Administrative Law Judges Who Met or Exceeded SSA's Annual Productivity Expectation, Fiscal Years 2014-2020

Administrative Law Judges Who Met or Exceeded SSA's Annual Productivity Expectation, Fiscal Years 2014-2020

Judges in selected hearing offices cited a variety of factors affecting their ability to meet the annual expectation. The top factor cited by judges GAO surveyed was the size of case files, which have increased five-fold on average since the expectation was established, according to SSA data. The COVID-19 pandemic introduced other factors in 2020, resulting in fewer hearings being conducted.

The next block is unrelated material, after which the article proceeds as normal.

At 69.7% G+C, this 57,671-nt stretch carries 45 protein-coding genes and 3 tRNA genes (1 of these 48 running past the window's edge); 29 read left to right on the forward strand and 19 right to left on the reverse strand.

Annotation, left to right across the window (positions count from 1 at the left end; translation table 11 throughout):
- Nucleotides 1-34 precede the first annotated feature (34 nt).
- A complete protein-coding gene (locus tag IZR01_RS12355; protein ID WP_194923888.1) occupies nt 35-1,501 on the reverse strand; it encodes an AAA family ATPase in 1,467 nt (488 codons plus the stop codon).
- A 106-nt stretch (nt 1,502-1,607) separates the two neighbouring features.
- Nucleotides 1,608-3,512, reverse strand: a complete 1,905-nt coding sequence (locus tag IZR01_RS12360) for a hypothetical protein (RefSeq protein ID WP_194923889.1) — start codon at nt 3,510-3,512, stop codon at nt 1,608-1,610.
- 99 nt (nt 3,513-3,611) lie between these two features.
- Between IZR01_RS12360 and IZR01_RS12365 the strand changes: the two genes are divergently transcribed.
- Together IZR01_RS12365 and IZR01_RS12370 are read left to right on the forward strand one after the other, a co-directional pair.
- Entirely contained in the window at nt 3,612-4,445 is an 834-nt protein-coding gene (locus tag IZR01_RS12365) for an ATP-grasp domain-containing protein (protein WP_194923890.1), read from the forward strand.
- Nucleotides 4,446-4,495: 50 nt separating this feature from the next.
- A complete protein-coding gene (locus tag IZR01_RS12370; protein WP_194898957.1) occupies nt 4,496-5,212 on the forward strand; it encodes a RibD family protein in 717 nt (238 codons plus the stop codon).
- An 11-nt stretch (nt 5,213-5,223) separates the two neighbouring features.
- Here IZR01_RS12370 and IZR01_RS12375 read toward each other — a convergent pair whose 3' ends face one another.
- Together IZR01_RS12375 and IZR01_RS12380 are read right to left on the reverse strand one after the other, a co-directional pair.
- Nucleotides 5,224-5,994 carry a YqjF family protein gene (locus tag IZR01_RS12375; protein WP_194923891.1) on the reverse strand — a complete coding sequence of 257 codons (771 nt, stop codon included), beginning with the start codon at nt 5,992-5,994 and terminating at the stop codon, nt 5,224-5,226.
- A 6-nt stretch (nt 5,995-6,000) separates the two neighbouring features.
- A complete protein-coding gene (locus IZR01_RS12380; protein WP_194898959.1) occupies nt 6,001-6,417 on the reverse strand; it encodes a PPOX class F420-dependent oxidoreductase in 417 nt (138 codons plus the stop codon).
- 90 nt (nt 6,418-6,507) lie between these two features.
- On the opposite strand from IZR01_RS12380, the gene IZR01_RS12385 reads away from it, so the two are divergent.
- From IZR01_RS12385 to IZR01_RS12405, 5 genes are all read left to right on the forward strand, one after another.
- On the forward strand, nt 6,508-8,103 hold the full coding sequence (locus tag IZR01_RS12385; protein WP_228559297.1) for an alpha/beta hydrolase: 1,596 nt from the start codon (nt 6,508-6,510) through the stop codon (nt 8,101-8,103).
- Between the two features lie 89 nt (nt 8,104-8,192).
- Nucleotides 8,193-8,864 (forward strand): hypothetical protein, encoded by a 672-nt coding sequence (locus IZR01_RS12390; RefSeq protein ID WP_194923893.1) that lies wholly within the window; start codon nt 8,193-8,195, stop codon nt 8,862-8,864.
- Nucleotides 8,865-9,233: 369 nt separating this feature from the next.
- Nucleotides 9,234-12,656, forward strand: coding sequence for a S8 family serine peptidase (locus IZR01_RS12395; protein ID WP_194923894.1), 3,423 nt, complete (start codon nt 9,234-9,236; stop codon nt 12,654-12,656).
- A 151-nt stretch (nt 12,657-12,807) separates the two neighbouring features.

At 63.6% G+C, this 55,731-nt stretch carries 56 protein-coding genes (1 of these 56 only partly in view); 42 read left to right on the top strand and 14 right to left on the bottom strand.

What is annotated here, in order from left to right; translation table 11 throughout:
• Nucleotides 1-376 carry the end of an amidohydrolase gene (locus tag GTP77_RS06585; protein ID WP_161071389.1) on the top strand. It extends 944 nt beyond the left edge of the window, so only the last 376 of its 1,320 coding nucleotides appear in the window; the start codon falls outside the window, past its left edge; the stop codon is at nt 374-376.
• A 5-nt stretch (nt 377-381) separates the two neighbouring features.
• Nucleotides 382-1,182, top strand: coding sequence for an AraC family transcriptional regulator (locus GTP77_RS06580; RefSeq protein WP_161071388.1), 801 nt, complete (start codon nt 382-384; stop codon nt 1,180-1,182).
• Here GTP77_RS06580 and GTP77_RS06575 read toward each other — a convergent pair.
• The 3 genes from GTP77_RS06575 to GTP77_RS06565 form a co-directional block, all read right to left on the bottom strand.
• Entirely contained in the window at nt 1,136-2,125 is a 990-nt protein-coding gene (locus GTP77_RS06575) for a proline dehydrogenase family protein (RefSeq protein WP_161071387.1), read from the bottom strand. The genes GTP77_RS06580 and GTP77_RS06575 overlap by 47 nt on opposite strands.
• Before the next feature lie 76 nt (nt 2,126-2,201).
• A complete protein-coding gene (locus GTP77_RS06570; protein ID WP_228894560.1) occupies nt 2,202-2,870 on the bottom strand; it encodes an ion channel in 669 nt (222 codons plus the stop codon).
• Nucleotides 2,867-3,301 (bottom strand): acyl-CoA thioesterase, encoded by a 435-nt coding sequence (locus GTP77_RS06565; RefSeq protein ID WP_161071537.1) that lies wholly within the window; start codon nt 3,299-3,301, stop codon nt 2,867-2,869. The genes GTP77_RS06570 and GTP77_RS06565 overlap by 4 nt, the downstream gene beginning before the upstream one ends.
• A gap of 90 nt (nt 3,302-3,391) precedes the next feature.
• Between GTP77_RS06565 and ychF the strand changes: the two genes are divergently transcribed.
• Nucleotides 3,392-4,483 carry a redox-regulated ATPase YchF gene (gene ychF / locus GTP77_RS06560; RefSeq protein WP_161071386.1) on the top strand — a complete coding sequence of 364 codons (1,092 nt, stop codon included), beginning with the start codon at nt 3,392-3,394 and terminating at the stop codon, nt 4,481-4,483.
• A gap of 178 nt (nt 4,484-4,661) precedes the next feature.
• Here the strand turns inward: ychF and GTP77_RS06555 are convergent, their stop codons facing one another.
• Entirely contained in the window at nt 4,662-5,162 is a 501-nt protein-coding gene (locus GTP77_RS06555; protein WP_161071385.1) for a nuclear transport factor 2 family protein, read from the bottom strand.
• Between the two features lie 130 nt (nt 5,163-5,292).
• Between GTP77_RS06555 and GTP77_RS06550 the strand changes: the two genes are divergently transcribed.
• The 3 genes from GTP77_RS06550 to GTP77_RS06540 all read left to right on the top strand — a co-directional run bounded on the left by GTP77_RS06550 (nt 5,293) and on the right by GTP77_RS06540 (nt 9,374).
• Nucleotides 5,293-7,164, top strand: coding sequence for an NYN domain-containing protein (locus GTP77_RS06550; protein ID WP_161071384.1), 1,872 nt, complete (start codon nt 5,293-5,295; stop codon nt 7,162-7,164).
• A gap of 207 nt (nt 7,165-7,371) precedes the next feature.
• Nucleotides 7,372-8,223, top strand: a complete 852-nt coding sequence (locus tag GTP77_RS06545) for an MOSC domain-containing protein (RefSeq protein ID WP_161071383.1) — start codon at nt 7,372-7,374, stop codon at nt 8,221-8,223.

SSA monitors judges' productivity and takes various actions when expectations are not met, ranging from informal conversations to formal discipline. In addition, judges in 11 of 13 discussion groups viewed telework restrictions as a consequence for not meeting expectations. Additionally, judges GAO surveyed reported feeling pressured to meet the expectations. For instance, 87 percent of judges surveyed (47 of 54) said that SSA placed too much emphasis on productivity, and some expressed concerns about their work quality and work-life balance. SSA officials said they do not formally seek feedback from judges on the expectations. However, without feedback or other gauges of pressure, SSA lacks information that could help it appropriately balance timely case processing while maintaining high-quality work and employee morale.